Claire Langenbach-Wood

Organisation: 
Stream: 
Anthropology
Sector: 
Native Title
Location: 
Perth
Round: 
Summer 2018

 

Through the Aurora Internship Program I was placed at Yamatji Marlpa Aboriginal Corporation (YMAC), based at their Perth office. I was there for 6 weeks throughout November and December 2017. YMAC is a not for profit Native Title Representative Body. Through the work of their Aboriginal Board of Directors, anthropologists, lawyers, and archaeologists, as well as other staff, they represent Aboriginal groups in the Murchison - Gascoyne and Pilbara areas of Western Australia.

As a student in my final year of an Anthropology and Sociology degree, my primary reason for wanting to undertake an internship with Aurora was to see what it was really like to work as an anthropologist, and to get an idea of the sort of work I might want to go into in the Indigenous sector. I went into the internship with very little knowledge of native title, aside from some explanatory readings I had done. To be completely honest, I really had no idea of the role of anthropologists in native title, though I would quickly learn a lot about this.

In my time at YMAC I was placed under the supervision of a senior anthropologist. The work I did varied from day to day depending on who in the office needed my assistance, which meant that I had the opportunity to experience a variety of tasks. This gave me a broad picture of what work at a Native Title body is like. Some of these tasks included scanning ethnographic site files, entering information into a genealogy database, compiling genealogical information, and visiting the State Records Office of Western Australia to obtain copies of historic documents. The highlights of my internship included sitting in on a meeting with the YMAC heritage team, visiting the Federal Court and seeing how Native Title played out in a court proceeding, and learning the details of how to use the genealogy database at a two day course. All the staff at YMAC were very friendly and willing to share their knowledge and career experience with me, which helped to make my internship a really positive venture.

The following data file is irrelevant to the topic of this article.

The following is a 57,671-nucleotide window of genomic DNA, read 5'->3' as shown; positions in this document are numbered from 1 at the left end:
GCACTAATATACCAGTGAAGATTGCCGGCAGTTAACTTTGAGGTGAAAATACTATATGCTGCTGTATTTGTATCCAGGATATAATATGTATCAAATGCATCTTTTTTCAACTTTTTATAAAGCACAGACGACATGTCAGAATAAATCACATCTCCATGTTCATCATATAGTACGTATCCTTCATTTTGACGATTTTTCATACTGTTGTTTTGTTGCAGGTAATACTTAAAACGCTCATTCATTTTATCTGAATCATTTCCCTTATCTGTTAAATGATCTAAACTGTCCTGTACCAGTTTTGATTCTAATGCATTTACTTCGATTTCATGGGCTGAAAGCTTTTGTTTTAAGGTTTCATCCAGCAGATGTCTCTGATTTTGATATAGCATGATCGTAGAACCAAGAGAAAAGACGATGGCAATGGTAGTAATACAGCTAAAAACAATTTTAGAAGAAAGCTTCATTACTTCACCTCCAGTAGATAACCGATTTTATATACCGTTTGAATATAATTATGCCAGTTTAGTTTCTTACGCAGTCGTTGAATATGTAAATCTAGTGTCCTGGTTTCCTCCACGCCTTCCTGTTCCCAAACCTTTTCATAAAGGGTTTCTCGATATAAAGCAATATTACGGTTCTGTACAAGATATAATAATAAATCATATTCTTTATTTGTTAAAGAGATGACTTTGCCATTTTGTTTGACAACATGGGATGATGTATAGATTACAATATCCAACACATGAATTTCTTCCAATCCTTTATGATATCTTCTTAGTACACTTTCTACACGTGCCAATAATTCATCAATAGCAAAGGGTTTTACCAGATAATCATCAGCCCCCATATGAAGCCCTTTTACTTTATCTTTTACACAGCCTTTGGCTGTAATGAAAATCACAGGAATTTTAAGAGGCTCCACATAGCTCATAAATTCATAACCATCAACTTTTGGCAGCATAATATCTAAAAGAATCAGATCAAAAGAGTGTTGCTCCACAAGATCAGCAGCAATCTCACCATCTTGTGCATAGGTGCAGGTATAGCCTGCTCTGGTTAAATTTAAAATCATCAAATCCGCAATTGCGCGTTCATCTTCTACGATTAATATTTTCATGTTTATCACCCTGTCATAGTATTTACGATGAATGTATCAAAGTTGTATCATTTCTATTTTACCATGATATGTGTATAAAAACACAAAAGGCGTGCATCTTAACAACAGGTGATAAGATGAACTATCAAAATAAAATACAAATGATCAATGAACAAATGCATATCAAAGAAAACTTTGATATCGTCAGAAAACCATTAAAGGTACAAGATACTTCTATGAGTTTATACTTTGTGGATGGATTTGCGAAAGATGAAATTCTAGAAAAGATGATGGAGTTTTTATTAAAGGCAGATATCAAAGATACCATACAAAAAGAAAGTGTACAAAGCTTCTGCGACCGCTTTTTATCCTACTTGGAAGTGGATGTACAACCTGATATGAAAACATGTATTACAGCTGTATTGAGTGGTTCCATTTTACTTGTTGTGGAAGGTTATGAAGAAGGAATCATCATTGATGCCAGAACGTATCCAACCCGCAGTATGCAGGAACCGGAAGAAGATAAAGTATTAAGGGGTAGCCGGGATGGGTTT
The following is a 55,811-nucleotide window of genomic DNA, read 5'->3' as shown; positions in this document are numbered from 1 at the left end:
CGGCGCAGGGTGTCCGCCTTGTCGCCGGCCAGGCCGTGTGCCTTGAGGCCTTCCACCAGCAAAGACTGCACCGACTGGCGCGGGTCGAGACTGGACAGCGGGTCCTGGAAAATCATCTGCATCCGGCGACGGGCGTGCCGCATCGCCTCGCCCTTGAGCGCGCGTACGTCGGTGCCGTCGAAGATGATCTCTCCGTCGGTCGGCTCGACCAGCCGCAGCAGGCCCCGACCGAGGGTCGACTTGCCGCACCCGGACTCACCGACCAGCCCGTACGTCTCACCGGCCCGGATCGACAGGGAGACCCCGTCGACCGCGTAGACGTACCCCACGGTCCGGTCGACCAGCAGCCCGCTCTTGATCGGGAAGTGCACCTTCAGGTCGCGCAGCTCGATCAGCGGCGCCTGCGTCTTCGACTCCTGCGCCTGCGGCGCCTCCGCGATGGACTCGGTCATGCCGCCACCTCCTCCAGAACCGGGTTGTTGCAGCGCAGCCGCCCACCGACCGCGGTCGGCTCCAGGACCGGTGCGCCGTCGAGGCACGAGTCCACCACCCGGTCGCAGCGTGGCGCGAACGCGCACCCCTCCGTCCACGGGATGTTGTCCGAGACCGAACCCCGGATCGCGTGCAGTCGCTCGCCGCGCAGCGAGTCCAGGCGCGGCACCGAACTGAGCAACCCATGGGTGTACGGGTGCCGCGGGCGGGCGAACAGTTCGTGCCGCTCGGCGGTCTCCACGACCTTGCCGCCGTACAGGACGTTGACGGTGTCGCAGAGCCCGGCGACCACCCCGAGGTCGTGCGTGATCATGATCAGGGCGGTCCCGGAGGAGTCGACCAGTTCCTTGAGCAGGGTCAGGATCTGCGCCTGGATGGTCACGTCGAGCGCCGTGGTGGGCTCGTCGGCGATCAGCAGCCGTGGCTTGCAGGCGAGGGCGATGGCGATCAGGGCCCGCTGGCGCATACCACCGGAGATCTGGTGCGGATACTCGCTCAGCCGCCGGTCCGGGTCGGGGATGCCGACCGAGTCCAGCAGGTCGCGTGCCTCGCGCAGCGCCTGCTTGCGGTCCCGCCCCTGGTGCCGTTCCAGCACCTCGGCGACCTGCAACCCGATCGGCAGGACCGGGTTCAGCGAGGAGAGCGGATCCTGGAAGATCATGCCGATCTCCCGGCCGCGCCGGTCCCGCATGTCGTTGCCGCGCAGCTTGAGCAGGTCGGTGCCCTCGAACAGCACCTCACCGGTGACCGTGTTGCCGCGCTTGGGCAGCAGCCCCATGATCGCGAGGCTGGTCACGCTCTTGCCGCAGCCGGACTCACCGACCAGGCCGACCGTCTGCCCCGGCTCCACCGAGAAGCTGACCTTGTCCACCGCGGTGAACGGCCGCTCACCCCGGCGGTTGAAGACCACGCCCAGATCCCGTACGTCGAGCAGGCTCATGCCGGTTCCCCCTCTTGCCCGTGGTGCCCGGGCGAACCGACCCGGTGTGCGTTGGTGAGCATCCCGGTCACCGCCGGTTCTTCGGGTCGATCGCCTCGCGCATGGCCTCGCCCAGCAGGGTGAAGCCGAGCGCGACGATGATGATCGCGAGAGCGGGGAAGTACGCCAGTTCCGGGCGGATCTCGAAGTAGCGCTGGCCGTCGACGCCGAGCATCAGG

Having completed my internship I feel much more confident about entering the workforce, and have developed a greater understanding of where my degree can take me, and how I can use it to provide benefit to the Australian community. As a non-Indigenous Australian this internship also gave me a more practical understanding of how I can use the skills I have learnt at university to be an ally to Aboriginal and Torres Strait Islander people. I would recommend this internship to anyone who is passionate about giving back and learning how to apply their degree to real life experiences.